Rock Band 3 Review
Rock Band 3 continues the evolution of the series, offering new instruments and modes of play that bring music closer than ever to reality
There’s certainly been no shortage of the music rhythm-based games this generation. From the almost-annual Guitar Hero iterations to DJ Hero and other emerging franchises, Rock Band has always had stiff competition in the genre. But, between the numbered franchise entries to the themed ones like The Beatles and Green Day, Harmonix have managed to keep on top of their series and provide something new to the fans over the years. After a two year break since the last game, Rock Band 3 enters the scene with high expectations from fans, and aims to achieve those goals from the start. Featuring 3-part vocal harmonies, various gameplay tweaks and modes, as well as professional-grade hardware, Rock Band 3 is a great entry into the franchise, though a costly one.
For those not familiar, Rock Band 3 allows players to play various music using special instrument controllers mimicking lead and bass guitar, drums, and vocals. The original Rock Band was the first title in the industry to allow such interactions, with Guitar Hero only being limited to guitar at the time. This time around, Rock Band 3 does not offer a band set for purchase, so those wishing to jump into the game will first need to purchase a previous Rock Band title for the instruments. Instead, the game comes bundled with the new controller – a keyboard. The instrument features 25 full-sized keys, and is MIDI compatible, so it to be used outside the game.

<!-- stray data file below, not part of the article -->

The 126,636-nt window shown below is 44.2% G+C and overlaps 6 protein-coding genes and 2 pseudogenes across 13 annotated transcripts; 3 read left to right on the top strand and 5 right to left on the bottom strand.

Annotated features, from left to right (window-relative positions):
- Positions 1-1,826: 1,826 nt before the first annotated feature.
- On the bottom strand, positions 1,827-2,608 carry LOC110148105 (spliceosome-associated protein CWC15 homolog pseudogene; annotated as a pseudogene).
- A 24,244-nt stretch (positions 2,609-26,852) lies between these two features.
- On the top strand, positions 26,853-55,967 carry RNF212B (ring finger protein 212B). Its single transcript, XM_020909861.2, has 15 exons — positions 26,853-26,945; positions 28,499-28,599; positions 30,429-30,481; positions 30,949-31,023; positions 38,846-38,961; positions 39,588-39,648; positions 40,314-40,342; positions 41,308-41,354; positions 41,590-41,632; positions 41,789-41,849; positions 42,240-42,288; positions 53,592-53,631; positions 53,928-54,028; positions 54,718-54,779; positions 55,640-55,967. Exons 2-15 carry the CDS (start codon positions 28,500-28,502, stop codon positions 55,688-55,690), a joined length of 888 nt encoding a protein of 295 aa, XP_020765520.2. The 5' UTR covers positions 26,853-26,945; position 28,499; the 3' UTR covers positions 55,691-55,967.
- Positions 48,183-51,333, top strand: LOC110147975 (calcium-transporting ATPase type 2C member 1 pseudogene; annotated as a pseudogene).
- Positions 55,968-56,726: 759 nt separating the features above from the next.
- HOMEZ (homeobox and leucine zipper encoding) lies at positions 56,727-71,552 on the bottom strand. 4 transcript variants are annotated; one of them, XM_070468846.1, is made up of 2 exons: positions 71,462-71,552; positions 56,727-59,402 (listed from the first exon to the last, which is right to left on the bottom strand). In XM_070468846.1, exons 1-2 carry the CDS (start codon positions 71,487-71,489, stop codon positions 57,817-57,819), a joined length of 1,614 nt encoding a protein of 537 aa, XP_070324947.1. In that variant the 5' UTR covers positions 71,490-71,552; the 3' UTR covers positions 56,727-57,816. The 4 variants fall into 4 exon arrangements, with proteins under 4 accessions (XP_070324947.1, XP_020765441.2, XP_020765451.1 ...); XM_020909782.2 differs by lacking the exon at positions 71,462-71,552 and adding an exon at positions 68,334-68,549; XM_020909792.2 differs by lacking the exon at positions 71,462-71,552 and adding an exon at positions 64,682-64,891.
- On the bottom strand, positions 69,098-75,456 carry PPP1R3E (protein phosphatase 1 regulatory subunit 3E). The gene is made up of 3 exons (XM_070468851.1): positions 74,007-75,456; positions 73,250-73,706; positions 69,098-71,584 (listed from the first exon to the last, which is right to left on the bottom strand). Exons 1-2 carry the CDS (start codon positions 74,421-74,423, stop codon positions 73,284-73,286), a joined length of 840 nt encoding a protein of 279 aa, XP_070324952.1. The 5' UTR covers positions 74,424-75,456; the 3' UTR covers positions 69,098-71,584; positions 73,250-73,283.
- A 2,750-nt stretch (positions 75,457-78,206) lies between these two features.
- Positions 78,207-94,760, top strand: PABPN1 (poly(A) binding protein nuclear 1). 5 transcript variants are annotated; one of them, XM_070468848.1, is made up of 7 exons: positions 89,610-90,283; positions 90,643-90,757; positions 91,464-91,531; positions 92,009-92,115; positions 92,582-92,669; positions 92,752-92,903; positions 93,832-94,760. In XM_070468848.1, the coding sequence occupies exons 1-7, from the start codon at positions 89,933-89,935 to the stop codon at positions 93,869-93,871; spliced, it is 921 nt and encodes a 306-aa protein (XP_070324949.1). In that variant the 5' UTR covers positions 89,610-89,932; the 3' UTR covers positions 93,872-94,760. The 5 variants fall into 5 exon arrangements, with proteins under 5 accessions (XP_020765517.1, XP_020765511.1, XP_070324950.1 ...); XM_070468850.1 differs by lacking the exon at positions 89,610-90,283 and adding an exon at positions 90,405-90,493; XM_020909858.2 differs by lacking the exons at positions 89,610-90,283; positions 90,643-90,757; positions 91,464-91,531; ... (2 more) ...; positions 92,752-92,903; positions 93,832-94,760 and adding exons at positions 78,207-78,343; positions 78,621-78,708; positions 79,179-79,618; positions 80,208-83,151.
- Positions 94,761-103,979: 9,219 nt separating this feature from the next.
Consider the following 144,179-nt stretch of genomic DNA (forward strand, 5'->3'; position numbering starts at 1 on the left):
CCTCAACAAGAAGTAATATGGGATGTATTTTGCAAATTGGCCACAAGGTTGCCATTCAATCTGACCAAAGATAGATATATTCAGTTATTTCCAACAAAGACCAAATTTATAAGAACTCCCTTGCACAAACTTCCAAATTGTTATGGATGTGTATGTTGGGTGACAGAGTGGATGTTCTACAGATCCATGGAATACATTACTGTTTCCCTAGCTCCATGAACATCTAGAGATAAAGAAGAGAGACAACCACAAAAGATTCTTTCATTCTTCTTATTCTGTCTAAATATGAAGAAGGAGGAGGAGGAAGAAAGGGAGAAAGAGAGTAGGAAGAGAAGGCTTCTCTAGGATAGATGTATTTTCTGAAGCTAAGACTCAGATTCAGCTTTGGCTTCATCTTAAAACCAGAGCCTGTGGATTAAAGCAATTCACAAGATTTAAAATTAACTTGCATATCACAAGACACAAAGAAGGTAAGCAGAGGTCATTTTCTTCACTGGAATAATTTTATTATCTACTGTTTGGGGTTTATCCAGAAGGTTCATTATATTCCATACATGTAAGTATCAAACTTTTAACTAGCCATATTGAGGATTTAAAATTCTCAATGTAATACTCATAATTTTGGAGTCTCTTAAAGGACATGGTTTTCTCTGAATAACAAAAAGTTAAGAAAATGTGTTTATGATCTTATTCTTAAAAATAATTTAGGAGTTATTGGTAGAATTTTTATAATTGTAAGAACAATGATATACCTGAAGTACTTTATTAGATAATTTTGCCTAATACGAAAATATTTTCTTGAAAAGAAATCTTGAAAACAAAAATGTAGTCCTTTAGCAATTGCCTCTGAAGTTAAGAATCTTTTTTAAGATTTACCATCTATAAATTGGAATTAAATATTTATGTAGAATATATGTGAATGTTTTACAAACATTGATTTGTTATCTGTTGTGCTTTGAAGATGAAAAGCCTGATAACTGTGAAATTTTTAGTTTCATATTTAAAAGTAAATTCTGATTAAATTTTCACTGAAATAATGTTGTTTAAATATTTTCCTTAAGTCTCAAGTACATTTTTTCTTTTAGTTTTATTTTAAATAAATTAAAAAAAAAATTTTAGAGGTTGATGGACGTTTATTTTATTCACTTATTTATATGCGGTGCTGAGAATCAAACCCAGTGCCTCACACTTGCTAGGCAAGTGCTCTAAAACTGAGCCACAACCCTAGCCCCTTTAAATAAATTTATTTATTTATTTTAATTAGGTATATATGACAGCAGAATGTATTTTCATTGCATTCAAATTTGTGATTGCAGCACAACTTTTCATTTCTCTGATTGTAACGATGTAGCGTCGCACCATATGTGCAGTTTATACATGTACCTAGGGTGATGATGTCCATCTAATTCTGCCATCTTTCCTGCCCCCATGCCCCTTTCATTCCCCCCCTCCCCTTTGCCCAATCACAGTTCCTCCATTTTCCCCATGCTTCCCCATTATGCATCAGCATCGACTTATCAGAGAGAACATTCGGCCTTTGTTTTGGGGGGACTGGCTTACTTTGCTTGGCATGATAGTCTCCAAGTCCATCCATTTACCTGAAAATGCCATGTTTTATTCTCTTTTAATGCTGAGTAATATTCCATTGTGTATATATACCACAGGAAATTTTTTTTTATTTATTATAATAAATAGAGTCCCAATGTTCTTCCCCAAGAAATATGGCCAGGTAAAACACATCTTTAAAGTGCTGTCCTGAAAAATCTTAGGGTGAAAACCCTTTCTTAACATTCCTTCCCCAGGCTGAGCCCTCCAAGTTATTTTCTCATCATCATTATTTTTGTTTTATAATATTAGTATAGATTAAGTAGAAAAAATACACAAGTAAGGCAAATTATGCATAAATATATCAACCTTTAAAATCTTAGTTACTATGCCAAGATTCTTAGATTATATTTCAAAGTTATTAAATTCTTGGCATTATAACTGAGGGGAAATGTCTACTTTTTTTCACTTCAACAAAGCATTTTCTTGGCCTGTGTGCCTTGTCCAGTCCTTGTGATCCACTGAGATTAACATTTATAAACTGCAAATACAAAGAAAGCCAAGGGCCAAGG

With the addition of this instrument, the gameplay has also expanded to include keyboard parts of songs. These parts are played in a similar manner as the guitar and bass, as the players strike a key in one of the four zones matching to the on-screen prompts. A range of white keys represents a colored string in the game, so hitting any key within the range works. For songs without the keyboard parts, the instrument can still be used as a guitar or bass in the same fashion. Unfortunately, the hardware is difficult to come by, and we were not able to test out the peripheral fully in time for the publishing.
Once the game is underway, there have been many changes made to the friendliness of the experience in Rock Band 3. Players start by selecting any difficulty they wish, and should they want to change it during the song, they’re able to do so without having the need to start over. The menus have been touched up and revamped to allow for not only a more personalized presentation, but also ease of navigation. The song catalogue has been adjusted for much easier sorting based on difficulty, artist or just a random mix. The game ships with 83 songs, but the DLC that’s available for the game now reaches almost 2000 tracks. The songs that ship with the game are of wide variety of styles, though it feels that the “rock” aspect of the game has been sacrificed to include more pop tracks that utilize the new keyboard controller. Still, the selection is diverse and has an appeal for everyone, which is great for group play.
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